Private equity in Japan: market and regulatory overview
A Q&A guide to private equity law in Japan.
The Q&A gives a high level overview of the key practical issues including the level of activity and recent trends in the market; investment incentives for institutional and private investors; the mechanics involved in establishing a private equity fund; equity and debt finance issues in a private equity transaction; issues surrounding buyouts and the relationship between the portfolio company's managers and the private equity funds; management incentives; and exit routes from investments. Details on national private equity and venture capital associations are also included.
To compare answers across multiple jurisdictions visit the Private Equity Country Q&A Tool.
This Q&A is part of the Practical Law multi-jurisdictional guide to private equity. For a full list of jurisdictional Q&As visit www.practicallaw.com/privateequity-mjg.
Japanese private equity funds obtain funding from a variety of sources, including:
Governmental agencies in Japan have also recently become major investors in PE funds, including:
Organisation for Small and Medium Enterprises and Regional Innovation, Japan (SMRJ). This is an independent administrative agency established in 2004 under legislation aimed at assisting management of small and medium enterprises.
Innovation Network Corporation of Japan (INCJ). This is a public-private fund aimed at promoting innovation and enhancing the value of businesses in Japan. INCJ was established in 2009 for a term of 15 years under legislation sponsored by the Ministry of Economy, Trade and Industry (METI). INCJ was capitalised by both the Japanese government (injecting JPY266 billion) and 26 private corporations (JPY14 billion). The Japanese government also provides guarantees up to a total of JPY1.8 trillion for INCJ investments, giving it an investment capability of about JPY2 trillion.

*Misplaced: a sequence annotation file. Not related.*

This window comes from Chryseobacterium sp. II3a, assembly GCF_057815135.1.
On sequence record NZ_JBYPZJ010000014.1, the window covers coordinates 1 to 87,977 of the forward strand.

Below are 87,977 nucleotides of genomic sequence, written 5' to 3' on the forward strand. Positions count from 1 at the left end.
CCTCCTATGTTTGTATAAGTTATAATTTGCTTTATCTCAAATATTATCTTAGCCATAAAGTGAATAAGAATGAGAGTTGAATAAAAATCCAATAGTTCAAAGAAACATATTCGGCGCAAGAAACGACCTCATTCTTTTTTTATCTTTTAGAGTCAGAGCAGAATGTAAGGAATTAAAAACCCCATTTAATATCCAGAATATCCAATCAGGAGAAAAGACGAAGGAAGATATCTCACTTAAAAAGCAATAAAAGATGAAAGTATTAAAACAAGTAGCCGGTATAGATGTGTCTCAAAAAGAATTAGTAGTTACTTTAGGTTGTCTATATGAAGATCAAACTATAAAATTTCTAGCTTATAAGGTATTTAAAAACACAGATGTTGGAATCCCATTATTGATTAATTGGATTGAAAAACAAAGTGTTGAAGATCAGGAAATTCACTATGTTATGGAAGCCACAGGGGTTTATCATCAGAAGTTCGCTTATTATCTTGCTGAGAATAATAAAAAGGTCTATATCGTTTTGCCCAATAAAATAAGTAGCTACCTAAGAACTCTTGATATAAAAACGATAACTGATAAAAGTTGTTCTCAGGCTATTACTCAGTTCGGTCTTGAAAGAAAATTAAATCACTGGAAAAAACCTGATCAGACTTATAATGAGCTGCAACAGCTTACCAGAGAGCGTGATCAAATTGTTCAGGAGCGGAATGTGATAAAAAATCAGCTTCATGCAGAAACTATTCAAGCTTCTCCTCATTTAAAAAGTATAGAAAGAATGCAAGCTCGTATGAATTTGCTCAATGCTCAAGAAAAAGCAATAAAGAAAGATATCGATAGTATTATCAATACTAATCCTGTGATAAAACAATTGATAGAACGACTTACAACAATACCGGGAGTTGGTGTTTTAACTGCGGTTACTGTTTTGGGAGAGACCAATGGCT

Because the Japanese private equity market is still relatively young, the most notable trend is its rapid growth from the end of the 1990s through to the global economic crisis from 2008. Private equity activity, like all other M&A activity in Japan, sharply declined as a result of the post-Lehman market disruption and the resulting recession. This downturn was further prolonged in Japan as a result of the impact of the Great East Japan Earthquake in March 2011. Therefore, after rapid growth, particularly from 2003 to 2007, activity became stagnated at a relatively low level from 2009 through 2012. However, the market began to pick up in 2013 and seems poised to continue its growth in 2014.
After the post-Lehman disruption and economic recession, the amount of funds raised by PE funds declined sharply. However, fundraising has recently begun to increase. Many investment firms have established successor funds because the investment period of the predecessor funds expired.